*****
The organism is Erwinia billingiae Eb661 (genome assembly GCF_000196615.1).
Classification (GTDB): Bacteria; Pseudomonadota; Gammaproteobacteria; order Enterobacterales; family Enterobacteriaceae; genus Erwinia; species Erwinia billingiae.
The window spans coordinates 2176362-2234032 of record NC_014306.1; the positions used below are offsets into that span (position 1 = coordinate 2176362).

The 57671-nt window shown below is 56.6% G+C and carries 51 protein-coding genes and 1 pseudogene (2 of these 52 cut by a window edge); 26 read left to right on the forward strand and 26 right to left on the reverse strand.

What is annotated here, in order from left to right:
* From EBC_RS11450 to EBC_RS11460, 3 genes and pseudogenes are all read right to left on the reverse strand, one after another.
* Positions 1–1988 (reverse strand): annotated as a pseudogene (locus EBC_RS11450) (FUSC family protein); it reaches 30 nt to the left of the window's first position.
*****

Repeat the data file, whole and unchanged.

The organism is Erwinia billingiae Eb661 (genome assembly GCF_000196615.1).
Classification (GTDB): Bacteria; Pseudomonadota; Gammaproteobacteria; order Enterobacterales; family Enterobacteriaceae; genus Erwinia; species Erwinia billingiae.
The window spans coordinates 2176362-2234032 of record NC_014306.1; the positions used below are offsets into that span (position 1 = coordinate 2176362).

The 57671-nt window shown below is 56.6% G+C and carries 51 protein-coding genes and 1 pseudogene (2 of these 52 cut by a window edge); 26 read left to right on the forward strand and 26 right to left on the reverse strand.

What is annotated here, in order from left to right:
* From EBC_RS11450 to EBC_RS11460, 3 genes and pseudogenes are all read right to left on the reverse strand, one after another.
* Positions 1–1988 (reverse strand): annotated as a pseudogene (locus EBC_RS11450) (FUSC family protein); it reaches 30 nt to the left of the window's first position.